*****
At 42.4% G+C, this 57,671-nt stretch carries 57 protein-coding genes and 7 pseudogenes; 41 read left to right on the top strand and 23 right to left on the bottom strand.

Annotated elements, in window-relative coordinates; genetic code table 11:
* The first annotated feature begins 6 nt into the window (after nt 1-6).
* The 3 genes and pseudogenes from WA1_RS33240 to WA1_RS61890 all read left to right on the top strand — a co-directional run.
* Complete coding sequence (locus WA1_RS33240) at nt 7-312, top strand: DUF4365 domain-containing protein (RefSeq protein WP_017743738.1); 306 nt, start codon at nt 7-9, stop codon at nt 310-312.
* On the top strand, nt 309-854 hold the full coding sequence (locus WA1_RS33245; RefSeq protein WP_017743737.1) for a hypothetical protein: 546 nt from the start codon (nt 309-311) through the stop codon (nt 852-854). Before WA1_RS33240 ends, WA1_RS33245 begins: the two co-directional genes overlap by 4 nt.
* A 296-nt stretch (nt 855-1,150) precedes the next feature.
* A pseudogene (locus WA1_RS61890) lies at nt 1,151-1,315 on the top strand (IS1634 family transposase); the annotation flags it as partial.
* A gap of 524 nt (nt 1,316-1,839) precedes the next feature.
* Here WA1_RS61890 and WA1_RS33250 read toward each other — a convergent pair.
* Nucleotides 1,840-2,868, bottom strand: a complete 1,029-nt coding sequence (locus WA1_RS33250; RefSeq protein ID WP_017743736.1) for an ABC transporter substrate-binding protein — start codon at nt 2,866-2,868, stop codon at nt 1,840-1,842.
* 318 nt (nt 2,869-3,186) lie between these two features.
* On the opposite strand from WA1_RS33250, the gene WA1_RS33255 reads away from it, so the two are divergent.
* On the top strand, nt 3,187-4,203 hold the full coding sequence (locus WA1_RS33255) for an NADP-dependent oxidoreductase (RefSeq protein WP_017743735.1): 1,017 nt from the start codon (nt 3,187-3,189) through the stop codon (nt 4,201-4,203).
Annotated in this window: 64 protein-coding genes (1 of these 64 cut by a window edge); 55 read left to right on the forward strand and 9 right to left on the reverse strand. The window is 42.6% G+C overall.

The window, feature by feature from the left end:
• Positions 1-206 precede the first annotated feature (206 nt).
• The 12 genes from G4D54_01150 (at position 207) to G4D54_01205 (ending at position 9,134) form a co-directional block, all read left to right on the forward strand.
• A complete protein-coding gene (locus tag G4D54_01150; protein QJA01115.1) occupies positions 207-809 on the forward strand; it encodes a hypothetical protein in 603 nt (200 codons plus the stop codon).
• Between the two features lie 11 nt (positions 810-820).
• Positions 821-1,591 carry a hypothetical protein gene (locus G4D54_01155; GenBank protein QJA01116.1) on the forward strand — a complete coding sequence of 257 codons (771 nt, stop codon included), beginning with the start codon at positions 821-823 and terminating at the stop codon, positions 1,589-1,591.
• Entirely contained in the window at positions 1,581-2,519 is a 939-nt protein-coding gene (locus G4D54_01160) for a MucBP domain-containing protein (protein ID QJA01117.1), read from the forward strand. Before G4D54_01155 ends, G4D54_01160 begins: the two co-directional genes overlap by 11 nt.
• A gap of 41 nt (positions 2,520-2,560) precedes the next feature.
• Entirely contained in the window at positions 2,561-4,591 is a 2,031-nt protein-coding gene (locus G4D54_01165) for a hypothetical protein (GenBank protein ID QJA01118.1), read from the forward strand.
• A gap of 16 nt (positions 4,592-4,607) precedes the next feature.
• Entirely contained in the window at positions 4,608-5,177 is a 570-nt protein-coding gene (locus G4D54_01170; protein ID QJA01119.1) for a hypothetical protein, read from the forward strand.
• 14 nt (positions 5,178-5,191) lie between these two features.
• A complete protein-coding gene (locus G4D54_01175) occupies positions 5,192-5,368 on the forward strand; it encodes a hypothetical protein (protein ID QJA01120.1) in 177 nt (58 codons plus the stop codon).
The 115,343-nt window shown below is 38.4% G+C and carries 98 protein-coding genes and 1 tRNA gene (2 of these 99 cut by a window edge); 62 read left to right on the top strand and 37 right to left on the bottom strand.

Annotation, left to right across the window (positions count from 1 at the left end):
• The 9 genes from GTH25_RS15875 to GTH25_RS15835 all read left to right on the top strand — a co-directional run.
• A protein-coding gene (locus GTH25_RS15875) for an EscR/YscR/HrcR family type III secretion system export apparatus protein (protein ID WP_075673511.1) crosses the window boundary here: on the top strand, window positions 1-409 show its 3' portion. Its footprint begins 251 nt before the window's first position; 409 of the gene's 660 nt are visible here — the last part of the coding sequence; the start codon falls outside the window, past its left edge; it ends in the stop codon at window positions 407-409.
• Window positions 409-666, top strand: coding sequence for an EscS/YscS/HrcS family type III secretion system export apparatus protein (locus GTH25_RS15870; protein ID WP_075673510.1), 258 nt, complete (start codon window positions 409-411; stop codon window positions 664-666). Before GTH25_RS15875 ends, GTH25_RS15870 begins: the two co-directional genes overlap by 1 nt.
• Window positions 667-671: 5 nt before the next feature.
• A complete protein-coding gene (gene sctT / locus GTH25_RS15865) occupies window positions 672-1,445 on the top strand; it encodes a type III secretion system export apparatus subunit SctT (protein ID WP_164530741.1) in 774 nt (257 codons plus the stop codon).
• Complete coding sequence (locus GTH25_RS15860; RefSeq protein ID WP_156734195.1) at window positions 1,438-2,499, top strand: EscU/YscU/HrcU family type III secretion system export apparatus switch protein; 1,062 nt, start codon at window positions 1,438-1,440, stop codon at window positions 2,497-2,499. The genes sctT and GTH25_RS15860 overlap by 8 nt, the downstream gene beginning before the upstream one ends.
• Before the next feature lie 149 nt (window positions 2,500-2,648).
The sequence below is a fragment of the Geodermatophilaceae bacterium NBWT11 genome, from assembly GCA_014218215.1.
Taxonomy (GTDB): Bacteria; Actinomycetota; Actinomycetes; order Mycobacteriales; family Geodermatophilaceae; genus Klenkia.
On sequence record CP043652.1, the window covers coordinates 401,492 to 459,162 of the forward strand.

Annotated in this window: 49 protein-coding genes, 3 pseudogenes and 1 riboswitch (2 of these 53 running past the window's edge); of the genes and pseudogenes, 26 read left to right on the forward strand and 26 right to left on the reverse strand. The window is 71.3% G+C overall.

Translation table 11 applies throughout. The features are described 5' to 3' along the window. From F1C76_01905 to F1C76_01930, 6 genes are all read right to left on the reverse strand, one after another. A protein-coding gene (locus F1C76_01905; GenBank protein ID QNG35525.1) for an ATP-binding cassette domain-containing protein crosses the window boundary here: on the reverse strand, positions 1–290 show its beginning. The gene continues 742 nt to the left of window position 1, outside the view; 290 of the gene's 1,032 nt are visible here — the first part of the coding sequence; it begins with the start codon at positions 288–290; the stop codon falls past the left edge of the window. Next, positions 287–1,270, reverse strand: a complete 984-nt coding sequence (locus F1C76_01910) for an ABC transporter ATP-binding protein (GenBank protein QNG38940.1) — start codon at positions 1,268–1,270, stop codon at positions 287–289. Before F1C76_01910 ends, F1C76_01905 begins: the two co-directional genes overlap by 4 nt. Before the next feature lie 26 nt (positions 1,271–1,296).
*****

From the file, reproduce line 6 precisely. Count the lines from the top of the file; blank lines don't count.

* On the top strand, nt 309-854 hold the full coding sequence (locus WA1_RS33245; RefSeq protein WP_017743737.1) for a hypothetical protein: 546 nt from the start codon (nt 309-311) through the stop codon (nt 852-854). Before WA1_RS33240 ends, WA1_RS33245 begins: the two co-directional genes overlap by 4 nt.